Over time as the technology gradually improves and people figure out realistic applications for it, expectations slowly rebuild in alignment of what is actually achievable. Eventually, we reach a stage where technology becomes mature, commonly used and can deliver great value in line with the original hype. This is what happened with e-commerce. Today, much of the hype of the late 1990s e-commerce bubble has been fulfilled; it just took much longer than many expected in the days of peak hype.

Blockchain and cryptocurrencies have been riding a tremendous wave of hype. It is rather easy to get caught up in it and put ourselves and our reputation at risk. It is similarly easy to be overly cautious, avoid these technologies and miss out on the potential opportunity. We are still very early in the hype cycle of this new technology, and it will take time for it to improve and for its value-adding applications to be discovered.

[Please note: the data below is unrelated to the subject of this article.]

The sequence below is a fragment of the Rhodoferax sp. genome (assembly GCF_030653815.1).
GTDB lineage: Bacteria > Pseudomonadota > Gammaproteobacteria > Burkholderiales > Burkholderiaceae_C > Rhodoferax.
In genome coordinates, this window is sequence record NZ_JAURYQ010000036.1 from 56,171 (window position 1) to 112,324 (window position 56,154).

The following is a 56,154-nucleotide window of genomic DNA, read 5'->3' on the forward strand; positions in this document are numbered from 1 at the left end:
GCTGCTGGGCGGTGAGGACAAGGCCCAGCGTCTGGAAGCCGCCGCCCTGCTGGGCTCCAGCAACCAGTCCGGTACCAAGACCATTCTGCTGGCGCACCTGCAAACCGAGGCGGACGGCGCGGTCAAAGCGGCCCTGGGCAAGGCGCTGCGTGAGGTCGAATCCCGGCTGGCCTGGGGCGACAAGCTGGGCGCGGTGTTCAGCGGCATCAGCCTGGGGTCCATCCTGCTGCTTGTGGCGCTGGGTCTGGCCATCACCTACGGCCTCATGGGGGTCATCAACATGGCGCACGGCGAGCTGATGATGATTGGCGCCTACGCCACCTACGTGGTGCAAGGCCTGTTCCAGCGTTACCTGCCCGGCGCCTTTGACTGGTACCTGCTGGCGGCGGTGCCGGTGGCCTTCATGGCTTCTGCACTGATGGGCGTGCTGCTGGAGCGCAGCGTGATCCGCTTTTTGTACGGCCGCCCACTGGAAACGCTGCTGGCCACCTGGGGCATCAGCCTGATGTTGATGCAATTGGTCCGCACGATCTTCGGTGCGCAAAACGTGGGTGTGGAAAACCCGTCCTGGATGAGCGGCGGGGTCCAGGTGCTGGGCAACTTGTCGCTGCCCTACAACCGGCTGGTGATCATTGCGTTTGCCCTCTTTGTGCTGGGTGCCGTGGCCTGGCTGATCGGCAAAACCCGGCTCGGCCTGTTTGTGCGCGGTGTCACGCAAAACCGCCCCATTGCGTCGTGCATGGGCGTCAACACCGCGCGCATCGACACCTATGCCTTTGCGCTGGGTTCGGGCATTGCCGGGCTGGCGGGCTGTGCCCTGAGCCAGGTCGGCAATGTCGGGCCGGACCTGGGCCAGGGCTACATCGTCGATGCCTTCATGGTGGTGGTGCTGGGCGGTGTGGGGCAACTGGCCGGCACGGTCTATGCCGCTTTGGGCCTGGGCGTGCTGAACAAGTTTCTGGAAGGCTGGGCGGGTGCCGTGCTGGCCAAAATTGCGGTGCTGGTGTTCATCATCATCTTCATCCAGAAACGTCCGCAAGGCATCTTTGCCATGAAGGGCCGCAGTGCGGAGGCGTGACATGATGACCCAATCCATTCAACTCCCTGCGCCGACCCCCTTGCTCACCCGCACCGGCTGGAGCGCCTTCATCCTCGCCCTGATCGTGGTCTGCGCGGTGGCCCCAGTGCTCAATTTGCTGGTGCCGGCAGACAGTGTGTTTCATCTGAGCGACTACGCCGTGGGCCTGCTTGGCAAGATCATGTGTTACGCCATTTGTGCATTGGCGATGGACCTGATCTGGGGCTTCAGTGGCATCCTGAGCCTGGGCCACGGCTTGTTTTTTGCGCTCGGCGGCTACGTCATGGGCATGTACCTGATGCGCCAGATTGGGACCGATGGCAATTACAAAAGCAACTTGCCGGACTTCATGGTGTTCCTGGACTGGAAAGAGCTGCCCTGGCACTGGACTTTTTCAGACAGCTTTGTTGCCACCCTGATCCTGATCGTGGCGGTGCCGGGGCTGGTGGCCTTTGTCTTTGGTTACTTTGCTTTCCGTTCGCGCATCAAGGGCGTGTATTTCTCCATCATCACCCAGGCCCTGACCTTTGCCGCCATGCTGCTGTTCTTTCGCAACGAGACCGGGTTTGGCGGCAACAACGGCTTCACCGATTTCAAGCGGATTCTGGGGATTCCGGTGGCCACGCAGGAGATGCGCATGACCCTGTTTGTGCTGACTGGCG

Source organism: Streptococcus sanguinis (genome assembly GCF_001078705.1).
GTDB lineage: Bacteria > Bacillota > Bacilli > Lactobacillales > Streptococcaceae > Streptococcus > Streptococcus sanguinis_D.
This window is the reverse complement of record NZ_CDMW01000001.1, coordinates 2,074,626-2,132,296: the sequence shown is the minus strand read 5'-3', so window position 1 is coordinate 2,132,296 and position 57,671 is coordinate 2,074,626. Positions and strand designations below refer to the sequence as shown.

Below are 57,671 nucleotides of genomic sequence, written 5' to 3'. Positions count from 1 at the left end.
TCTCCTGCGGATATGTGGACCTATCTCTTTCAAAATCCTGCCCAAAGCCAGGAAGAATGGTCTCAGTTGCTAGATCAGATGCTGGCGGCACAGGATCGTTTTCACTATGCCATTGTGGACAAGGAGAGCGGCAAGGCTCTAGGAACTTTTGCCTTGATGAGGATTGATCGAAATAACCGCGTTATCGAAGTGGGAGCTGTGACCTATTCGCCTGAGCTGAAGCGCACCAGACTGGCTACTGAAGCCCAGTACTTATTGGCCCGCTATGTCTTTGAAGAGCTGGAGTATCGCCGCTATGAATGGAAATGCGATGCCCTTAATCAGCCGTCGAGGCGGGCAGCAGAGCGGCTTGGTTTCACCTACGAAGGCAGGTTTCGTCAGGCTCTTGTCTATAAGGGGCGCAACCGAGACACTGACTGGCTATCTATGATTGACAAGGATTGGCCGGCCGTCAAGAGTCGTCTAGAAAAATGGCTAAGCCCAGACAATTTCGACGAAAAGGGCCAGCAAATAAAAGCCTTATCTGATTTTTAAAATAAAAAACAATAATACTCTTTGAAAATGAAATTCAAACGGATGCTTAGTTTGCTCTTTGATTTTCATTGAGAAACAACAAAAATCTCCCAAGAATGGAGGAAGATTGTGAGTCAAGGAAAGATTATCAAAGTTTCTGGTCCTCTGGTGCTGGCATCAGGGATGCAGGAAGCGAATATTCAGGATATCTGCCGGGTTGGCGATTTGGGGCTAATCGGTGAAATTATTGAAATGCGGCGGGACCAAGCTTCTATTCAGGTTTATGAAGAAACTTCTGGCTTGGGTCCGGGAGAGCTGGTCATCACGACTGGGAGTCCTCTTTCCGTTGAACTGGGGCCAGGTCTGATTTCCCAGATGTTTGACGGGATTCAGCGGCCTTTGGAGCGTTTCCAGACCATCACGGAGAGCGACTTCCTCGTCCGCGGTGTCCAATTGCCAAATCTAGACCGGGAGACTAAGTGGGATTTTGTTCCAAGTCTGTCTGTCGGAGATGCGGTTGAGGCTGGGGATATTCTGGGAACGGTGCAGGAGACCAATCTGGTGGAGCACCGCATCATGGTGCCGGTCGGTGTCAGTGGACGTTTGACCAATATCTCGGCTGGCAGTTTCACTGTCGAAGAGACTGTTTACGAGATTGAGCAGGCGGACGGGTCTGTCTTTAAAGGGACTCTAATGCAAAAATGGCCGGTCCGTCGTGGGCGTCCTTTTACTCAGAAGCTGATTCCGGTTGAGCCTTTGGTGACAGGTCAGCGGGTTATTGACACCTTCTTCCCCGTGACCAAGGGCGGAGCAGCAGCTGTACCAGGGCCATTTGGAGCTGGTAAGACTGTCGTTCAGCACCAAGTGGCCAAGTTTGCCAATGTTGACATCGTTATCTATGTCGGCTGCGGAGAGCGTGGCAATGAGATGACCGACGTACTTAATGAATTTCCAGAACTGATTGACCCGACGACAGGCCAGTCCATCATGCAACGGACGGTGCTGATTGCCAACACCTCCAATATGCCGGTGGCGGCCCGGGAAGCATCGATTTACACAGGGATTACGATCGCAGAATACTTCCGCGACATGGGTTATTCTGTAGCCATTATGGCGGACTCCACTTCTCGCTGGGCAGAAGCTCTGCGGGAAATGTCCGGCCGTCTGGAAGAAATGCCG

Certainly, this hype drove a bubble in cryptocurrencies and many people lost money speculating. Expectations have been vastly overinflated to the point where people were willing to make speculative gambles with no certainty of a return on their investment. One should be incredibly wary when it comes to putting money into such schemes, or risk repeating what happened with pets.com. As the bubble has deflated, many are left now feeling disillusioned as we enter the next stage of the hype cycle.

While popping bubbles deflate expectations, they can also be illuminating. It is worth recognising that what the bubble did show us is that there is a wealth of untapped capital on the planet of people who may struggle to access traditional means of investment. It demonstrated that there is potentially great promise and opportunity in these new technologies. It also provided a great amount of funding and wealth for the development and maturation of this new technology, much like investments made in global fibre-optic cables in the e-commerce boom — investments that were not rational but set the foundation for the internet as we know it today.